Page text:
Because of these overarching effects, indicas are typically recommended regarding insomnia; sativa should generally be avoided due to their stimulating effects; hybrids (combinations of indicas and sativas) may work, depending on their Indica-Sativa or THC-CBD ratios. An easy way to remember this is that Indica will make you sink “in da couch.” Indica strains with approximately 20 percent THC are typically best.
Popular Terra strains for fighting insomnia include Holy Grail, Strawberry Nuken, Organic Strawberry Haze, and Heisenberg. These all fall between the 20-30 % THC range.
Before choosing a specific strain to help overcome insomnia, it’s best to speak with a pharmacist or healthcare professional to find a specific strain best for you.
When it comes to using marijuana for insomnia, ingesting it one hour before going to bed provides enough time for the benefits to fully kick in.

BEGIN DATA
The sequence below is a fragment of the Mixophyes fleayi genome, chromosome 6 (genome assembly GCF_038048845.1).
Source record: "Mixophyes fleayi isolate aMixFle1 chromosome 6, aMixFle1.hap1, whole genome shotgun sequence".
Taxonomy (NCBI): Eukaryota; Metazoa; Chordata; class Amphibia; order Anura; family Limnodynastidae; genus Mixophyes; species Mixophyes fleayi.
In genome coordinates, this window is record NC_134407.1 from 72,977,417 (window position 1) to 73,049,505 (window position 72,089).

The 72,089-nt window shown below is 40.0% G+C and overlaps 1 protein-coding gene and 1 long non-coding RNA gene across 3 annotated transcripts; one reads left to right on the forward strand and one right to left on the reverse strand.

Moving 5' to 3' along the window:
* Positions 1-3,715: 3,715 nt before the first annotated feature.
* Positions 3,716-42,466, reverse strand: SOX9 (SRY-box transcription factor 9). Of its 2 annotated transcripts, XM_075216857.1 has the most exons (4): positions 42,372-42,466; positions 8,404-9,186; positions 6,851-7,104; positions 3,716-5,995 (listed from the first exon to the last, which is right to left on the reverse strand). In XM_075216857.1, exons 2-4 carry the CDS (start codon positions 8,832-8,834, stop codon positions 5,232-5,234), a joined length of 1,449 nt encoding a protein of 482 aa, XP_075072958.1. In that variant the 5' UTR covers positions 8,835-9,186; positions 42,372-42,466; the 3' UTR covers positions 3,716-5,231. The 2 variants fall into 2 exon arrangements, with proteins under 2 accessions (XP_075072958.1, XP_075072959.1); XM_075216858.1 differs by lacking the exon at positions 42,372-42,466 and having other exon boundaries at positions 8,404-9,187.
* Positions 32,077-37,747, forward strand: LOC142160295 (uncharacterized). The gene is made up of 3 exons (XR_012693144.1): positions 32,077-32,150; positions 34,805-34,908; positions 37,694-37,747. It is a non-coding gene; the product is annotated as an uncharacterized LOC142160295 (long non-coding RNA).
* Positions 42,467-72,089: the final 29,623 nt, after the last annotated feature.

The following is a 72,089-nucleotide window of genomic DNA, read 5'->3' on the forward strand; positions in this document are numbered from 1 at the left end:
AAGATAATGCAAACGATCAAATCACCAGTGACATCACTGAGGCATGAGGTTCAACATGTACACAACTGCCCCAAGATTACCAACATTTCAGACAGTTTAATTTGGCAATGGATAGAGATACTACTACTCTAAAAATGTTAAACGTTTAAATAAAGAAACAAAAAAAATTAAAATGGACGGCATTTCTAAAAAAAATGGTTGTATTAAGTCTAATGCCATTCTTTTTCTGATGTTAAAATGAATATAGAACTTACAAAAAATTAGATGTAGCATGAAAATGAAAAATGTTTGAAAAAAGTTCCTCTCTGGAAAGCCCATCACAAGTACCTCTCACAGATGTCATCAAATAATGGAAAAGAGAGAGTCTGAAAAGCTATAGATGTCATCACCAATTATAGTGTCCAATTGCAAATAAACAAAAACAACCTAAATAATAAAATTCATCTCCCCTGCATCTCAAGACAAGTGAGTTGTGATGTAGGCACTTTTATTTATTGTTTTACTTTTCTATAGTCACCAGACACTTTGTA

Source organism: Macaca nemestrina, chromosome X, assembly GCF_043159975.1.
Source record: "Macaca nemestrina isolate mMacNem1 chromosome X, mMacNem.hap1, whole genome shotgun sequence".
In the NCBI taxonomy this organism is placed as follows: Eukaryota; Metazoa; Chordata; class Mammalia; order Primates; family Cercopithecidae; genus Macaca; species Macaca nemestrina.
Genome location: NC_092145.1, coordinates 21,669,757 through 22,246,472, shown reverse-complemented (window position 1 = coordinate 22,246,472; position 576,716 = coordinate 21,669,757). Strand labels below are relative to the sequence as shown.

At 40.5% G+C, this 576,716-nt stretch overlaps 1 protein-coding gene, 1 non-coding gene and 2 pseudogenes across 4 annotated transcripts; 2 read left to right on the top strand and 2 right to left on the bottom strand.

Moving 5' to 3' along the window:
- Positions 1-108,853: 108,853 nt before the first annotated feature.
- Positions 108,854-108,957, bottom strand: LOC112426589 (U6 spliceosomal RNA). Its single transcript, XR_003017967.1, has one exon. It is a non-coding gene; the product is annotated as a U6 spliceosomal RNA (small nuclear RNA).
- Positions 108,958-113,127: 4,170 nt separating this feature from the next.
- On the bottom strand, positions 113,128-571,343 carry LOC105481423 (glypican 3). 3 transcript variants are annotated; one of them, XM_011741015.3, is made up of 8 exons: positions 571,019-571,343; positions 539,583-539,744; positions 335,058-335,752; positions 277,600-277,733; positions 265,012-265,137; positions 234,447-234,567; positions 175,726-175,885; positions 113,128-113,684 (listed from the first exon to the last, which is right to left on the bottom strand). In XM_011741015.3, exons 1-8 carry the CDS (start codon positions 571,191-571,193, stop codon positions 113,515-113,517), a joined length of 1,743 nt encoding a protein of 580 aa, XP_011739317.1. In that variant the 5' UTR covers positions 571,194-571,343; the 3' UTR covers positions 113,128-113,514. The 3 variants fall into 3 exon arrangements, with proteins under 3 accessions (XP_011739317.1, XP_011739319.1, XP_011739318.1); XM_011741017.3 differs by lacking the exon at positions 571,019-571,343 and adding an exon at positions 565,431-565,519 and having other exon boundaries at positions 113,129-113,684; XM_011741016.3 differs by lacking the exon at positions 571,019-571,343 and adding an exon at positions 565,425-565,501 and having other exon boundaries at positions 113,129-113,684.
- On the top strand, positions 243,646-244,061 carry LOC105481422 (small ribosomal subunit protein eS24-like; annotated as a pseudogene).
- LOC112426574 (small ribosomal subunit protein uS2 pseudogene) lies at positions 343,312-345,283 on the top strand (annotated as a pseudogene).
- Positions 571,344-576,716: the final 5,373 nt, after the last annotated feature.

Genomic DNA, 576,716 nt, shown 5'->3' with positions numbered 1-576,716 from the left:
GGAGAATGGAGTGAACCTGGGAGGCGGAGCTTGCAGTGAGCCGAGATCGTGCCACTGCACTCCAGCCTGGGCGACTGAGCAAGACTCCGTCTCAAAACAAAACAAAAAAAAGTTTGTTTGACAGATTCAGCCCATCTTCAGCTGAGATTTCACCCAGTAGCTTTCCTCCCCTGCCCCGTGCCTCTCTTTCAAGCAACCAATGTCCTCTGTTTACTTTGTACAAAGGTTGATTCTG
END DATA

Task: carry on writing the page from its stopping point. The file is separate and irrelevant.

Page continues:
Various options for ingesting marijuana exist, and they come with different considerations relating to sleep.
Using edibles as a sleep aid can be effective because their effects last longer and can continue working for hours of sleep. However, a downside of edibles is that they tend to take longer to go into effect than other methods, as the body has to digest them and wait for the compounds to pass the blood-brain barrier. Another includes the difficulty of accurately dosing edibles, especially if making them at home. This can lead to a product that is too potent or not potent enough for the purposes of getting to sleep.